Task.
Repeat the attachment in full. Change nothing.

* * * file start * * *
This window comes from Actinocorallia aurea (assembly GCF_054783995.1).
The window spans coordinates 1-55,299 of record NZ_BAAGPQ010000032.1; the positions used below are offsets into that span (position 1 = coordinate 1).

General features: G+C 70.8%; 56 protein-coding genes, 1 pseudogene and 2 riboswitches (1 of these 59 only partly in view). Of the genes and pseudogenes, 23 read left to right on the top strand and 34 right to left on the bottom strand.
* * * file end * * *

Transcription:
This window comes from Actinocorallia aurea (assembly GCF_054783995.1).
The window spans coordinates 1-55,299 of record NZ_BAAGPQ010000032.1; the positions used below are offsets into that span (position 1 = coordinate 1).

General features: G+C 70.8%; 56 protein-coding genes, 1 pseudogene and 2 riboswitches (1 of these 59 only partly in view). Of the genes and pseudogenes, 23 read left to right on the top strand and 34 right to left on the bottom strand.